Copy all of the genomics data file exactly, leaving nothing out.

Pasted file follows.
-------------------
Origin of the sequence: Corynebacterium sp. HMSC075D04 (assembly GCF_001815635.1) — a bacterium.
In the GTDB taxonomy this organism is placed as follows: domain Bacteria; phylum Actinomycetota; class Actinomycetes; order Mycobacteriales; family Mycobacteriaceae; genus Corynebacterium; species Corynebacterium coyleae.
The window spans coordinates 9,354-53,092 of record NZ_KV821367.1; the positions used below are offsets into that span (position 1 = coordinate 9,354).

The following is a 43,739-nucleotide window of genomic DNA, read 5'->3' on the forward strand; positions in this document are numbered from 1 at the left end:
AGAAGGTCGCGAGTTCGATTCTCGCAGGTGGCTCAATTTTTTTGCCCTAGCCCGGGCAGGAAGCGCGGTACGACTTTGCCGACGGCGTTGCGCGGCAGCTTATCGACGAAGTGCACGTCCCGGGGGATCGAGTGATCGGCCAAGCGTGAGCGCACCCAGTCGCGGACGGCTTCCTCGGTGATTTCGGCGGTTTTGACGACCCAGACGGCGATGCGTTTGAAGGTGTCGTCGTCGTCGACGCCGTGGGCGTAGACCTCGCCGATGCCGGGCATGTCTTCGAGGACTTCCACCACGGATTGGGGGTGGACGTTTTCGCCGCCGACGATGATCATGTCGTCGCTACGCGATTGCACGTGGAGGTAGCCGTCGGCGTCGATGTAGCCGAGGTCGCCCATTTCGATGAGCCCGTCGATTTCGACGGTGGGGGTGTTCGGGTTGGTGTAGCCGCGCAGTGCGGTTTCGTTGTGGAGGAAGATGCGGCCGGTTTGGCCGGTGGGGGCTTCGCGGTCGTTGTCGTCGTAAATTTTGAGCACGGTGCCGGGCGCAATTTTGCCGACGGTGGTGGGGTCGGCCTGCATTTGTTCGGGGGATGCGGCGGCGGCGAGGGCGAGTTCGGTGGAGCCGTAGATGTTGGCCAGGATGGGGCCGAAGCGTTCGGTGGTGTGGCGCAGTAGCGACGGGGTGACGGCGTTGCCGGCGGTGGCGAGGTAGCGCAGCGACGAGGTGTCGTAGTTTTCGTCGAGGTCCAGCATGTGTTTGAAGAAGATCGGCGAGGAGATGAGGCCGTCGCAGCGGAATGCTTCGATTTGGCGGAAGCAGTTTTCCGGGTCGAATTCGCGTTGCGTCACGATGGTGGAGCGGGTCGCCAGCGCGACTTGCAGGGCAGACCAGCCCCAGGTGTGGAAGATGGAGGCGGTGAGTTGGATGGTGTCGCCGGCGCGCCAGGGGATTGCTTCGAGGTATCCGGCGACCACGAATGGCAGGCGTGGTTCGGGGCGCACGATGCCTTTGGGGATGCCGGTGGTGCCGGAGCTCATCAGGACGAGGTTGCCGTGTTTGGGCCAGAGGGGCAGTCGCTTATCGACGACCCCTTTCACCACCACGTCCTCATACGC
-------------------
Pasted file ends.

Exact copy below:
Origin of the sequence: Corynebacterium sp. HMSC075D04 (assembly GCF_001815635.1) — a bacterium.
In the GTDB taxonomy this organism is placed as follows: domain Bacteria; phylum Actinomycetota; class Actinomycetes; order Mycobacteriales; family Mycobacteriaceae; genus Corynebacterium; species Corynebacterium coyleae.
The window spans coordinates 9,354-53,092 of record NZ_KV821367.1; the positions used below are offsets into that span (position 1 = coordinate 9,354).

The following is a 43,739-nucleotide window of genomic DNA, read 5'->3' on the forward strand; positions in this document are numbered from 1 at the left end:
AGAAGGTCGCGAGTTCGATTCTCGCAGGTGGCTCAATTTTTTTGCCCTAGCCCGGGCAGGAAGCGCGGTACGACTTTGCCGACGGCGTTGCGCGGCAGCTTATCGACGAAGTGCACGTCCCGGGGGATCGAGTGATCGGCCAAGCGTGAGCGCACCCAGTCGCGGACGGCTTCCTCGGTGATTTCGGCGGTTTTGACGACCCAGACGGCGATGCGTTTGAAGGTGTCGTCGTCGTCGACGCCGTGGGCGTAGACCTCGCCGATGCCGGGCATGTCTTCGAGGACTTCCACCACGGATTGGGGGTGGACGTTTTCGCCGCCGACGATGATCATGTCGTCGCTACGCGATTGCACGTGGAGGTAGCCGTCGGCGTCGATGTAGCCGAGGTCGCCCATTTCGATGAGCCCGTCGATTTCGACGGTGGGGGTGTTCGGGTTGGTGTAGCCGCGCAGTGCGGTTTCGTTGTGGAGGAAGATGCGGCCGGTTTGGCCGGTGGGGGCTTCGCGGTCGTTGTCGTCGTAAATTTTGAGCACGGTGCCGGGCGCAATTTTGCCGACGGTGGTGGGGTCGGCCTGCATTTGTTCGGGGGATGCGGCGGCGGCGAGGGCGAGTTCGGTGGAGCCGTAGATGTTGGCCAGGATGGGGCCGAAGCGTTCGGTGGTGTGGCGCAGTAGCGACGGGGTGACGGCGTTGCCGGCGGTGGCGAGGTAGCGCAGCGACGAGGTGTCGTAGTTTTCGTCGAGGTCCAGCATGTGTTTGAAGAAGATCGGCGAGGAGATGAGGCCGTCGCAGCGGAATGCTTCGATTTGGCGGAAGCAGTTTTCCGGGTCGAATTCGCGTTGCGTCACGATGGTGGAGCGGGTCGCCAGCGCGACTTGCAGGGCAGACCAGCCCCAGGTGTGGAAGATGGAGGCGGTGAGTTGGATGGTGTCGCCGGCGCGCCAGGGGATTGCTTCGAGGTATCCGGCGACCACGAATGGCAGGCGTGGTTCGGGGCGCACGATGCCTTTGGGGATGCCGGTGGTGCCGGAGCTCATCAGGACGAGGTTGCCGTGTTTGGGCCAGAGGGGCAGTCGCTTATCGACGACCCCTTTCACCACCACGTCCTCATACGC